From the hardware store that recently became another café for tourists, to the souvenir shop that replaced a fruit stand, to the last school closing in a remote neighborhood, daily life for many residents of venice continues to change day by day.
For the first time this month, there are more tourist beds on Venice's main islands than residents, including hotels and short-term rentals such as Airbnb, according to Ocio, which campaigns for affordable housing in a city that has struggled for decades with the impact of mass tourism. The estimate has made national headlines in Italy and deepened fears that the city will soon be populated only by tourists and a few locals.
The tourist takeover of Venice used to be a problem in the summer and a few other peak times of the year. Now it is spread over the whole calendar, and at the same time the resident population is in steady decline, falling below 50,000 last year for the first time in more than three centuries. Twenty years ago it was 66,000 and in the early 1950s it was 175,000.
Locals in Venice waved their arms at the mass of tourists filling a square near the Rialto Bridge and said, "Look at this, it's out of control. We have become the Disneyland of Italy." Nearby, a group of Japanese tourists posed for photos in front of a nondescript pharmacy. In the window, a digital display showed the city's population, with a note about how much it had declined in recent years. Although the display was intended to raise awareness about the precarious situation Venice is in, it has become another hub of tourist material ready to be shared on Instagram.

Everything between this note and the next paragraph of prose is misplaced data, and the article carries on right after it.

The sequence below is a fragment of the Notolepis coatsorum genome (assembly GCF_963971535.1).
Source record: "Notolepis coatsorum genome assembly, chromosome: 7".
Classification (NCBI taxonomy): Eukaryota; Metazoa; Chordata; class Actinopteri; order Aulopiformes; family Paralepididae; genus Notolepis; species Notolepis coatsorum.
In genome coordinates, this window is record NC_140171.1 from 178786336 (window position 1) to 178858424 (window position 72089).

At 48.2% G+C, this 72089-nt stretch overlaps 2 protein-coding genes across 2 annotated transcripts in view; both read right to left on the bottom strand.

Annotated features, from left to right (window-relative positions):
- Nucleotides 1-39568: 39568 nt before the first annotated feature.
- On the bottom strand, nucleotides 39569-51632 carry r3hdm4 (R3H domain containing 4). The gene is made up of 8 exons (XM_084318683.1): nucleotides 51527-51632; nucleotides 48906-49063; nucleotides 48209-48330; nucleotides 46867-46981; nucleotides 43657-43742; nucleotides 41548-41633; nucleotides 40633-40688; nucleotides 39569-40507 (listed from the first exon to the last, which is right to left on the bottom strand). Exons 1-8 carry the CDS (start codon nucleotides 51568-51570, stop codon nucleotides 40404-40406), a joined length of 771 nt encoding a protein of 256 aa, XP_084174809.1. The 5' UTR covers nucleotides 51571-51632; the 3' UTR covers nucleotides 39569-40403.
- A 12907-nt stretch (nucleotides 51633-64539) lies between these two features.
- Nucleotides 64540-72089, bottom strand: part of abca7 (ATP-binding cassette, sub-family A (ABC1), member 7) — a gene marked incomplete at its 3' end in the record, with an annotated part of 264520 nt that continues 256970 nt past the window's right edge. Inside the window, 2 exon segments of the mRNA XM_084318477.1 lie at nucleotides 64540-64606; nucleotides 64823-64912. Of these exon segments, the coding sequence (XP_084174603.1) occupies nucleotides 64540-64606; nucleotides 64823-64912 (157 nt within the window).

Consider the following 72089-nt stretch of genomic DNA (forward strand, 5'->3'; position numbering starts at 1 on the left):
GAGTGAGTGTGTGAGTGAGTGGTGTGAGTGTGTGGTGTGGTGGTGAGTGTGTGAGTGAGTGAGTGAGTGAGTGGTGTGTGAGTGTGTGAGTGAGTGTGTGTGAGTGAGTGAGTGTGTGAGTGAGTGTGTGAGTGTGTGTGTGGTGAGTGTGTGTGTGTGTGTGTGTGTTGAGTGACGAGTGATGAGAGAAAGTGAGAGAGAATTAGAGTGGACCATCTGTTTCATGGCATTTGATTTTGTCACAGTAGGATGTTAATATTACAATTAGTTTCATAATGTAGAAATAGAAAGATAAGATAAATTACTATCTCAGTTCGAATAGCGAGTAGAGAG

Lorenzo Calvelli, a native of Venice and professor of history at the University of Venice, told Tourism FM that he fears there is little hope of saving Venice, but that he will continue to fight it every day. The large number of apartments rented through Airbnb and other platforms has pushed rents beyond the reach of many locals. As the number of residents has dwindled, so has the number of shops and other services needed to sustain daily life. Some doctors are hard to reach, forcing residents to travel to the mainland to receive certain treatments.
Large cruise ships have been banned from sailing too close to Venice's central islands after years of complaints that they were damaging the city's fragile foundations, but they continue to travel in the lagoon, sometimes with more than 3,000 passengers, damaging the city and its natural environment, according to local university researchers. Large private yachts docking near St. Mark's Square also cause damage, which the city council objects to. Advocacy groups want Venice to restrict short-term rentals like New York. They also want the city to offer incentives to apartment owners to rent out their properties, limit new hotel construction and not approve the conversion of existing buildings into hotels.
Tourist arrivals this year are expected to surpass the record of 5.5 million set in 2019, before the pandemic restricted global travel. While many European cities, from Barcelona to Dubrovnik, have struggled with overtourism, Venice has become a symbol of the problem because of the clash between its world-class visitor attractions and the delicate fabric of a centuries-old city on more than 100 islands.
Last week, the Venice City Council approved a 5 euro fee for day-trippers entering the city's historic center on the busiest days of the year, starting next spring. Initially there will be no turnstiles to enter the city, but visitors will have to be ready to show their tickets anywhere in the city if asked by the authorities. Michele Zuin, Venice's councillor in charge of the budget, said the fine for offenders would be around 100 euros.
Many residents see the fee as proof that their city is turning into a theme park, a capitulation to the idea that the city will soon be just for tourists. City planners say it will do little to reduce the scale or impact of tourism.